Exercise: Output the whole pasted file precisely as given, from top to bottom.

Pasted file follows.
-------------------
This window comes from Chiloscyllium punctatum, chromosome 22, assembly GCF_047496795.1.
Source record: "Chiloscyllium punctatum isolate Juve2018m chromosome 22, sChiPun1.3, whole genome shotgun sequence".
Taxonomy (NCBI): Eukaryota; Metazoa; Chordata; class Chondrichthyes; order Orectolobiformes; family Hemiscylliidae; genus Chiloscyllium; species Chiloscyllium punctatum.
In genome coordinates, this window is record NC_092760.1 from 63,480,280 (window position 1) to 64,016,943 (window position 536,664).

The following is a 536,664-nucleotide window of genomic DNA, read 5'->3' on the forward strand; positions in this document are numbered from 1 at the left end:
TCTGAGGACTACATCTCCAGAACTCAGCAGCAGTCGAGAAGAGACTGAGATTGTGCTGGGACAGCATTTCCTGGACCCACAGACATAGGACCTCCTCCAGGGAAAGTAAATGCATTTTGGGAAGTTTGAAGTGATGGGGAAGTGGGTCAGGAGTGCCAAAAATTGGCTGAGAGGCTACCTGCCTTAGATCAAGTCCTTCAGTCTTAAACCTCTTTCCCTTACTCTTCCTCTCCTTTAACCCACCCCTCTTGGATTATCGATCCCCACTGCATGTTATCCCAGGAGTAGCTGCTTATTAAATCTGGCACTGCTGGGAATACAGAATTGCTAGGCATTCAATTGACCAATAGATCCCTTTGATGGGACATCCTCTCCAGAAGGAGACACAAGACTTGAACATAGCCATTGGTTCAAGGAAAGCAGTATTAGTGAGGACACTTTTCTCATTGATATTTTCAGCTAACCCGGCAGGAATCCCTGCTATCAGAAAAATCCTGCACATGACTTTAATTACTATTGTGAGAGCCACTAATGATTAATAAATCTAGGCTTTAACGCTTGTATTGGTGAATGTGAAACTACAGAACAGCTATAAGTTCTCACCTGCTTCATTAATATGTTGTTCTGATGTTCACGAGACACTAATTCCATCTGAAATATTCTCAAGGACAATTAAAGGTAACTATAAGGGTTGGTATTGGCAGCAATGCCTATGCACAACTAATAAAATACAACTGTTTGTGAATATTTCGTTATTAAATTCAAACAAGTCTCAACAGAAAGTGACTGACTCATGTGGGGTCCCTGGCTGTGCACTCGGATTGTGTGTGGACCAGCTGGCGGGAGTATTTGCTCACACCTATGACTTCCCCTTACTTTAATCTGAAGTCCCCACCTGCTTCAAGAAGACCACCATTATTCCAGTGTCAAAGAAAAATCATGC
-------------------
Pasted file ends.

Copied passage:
This window comes from Chiloscyllium punctatum, chromosome 22, assembly GCF_047496795.1.
Source record: "Chiloscyllium punctatum isolate Juve2018m chromosome 22, sChiPun1.3, whole genome shotgun sequence".
Taxonomy (NCBI): Eukaryota; Metazoa; Chordata; class Chondrichthyes; order Orectolobiformes; family Hemiscylliidae; genus Chiloscyllium; species Chiloscyllium punctatum.
In genome coordinates, this window is record NC_092760.1 from 63,480,280 (window position 1) to 64,016,943 (window position 536,664).

The following is a 536,664-nucleotide window of genomic DNA, read 5'->3' on the forward strand; positions in this document are numbered from 1 at the left end:
TCTGAGGACTACATCTCCAGAACTCAGCAGCAGTCGAGAAGAGACTGAGATTGTGCTGGGACAGCATTTCCTGGACCCACAGACATAGGACCTCCTCCAGGGAAAGTAAATGCATTTTGGGAAGTTTGAAGTGATGGGGAAGTGGGTCAGGAGTGCCAAAAATTGGCTGAGAGGCTACCTGCCTTAGATCAAGTCCTTCAGTCTTAAACCTCTTTCCCTTACTCTTCCTCTCCTTTAACCCACCCCTCTTGGATTATCGATCCCCACTGCATGTTATCCCAGGAGTAGCTGCTTATTAAATCTGGCACTGCTGGGAATACAGAATTGCTAGGCATTCAATTGACCAATAGATCCCTTTGATGGGACATCCTCTCCAGAAGGAGACACAAGACTTGAACATAGCCATTGGTTCAAGGAAAGCAGTATTAGTGAGGACACTTTTCTCATTGATATTTTCAGCTAACCCGGCAGGAATCCCTGCTATCAGAAAAATCCTGCACATGACTTTAATTACTATTGTGAGAGCCACTAATGATTAATAAATCTAGGCTTTAACGCTTGTATTGGTGAATGTGAAACTACAGAACAGCTATAAGTTCTCACCTGCTTCATTAATATGTTGTTCTGATGTTCACGAGACACTAATTCCATCTGAAATATTCTCAAGGACAATTAAAGGTAACTATAAGGGTTGGTATTGGCAGCAATGCCTATGCACAACTAATAAAATACAACTGTTTGTGAATATTTCGTTATTAAATTCAAACAAGTCTCAACAGAAAGTGACTGACTCATGTGGGGTCCCTGGCTGTGCACTCGGATTGTGTGTGGACCAGCTGGCGGGAGTATTTGCTCACACCTATGACTTCCCCTTACTTTAATCTGAAGTCCCCACCTGCTTCAAGAAGACCACCATTATTCCAGTGTCAAAGAAAAATCATGC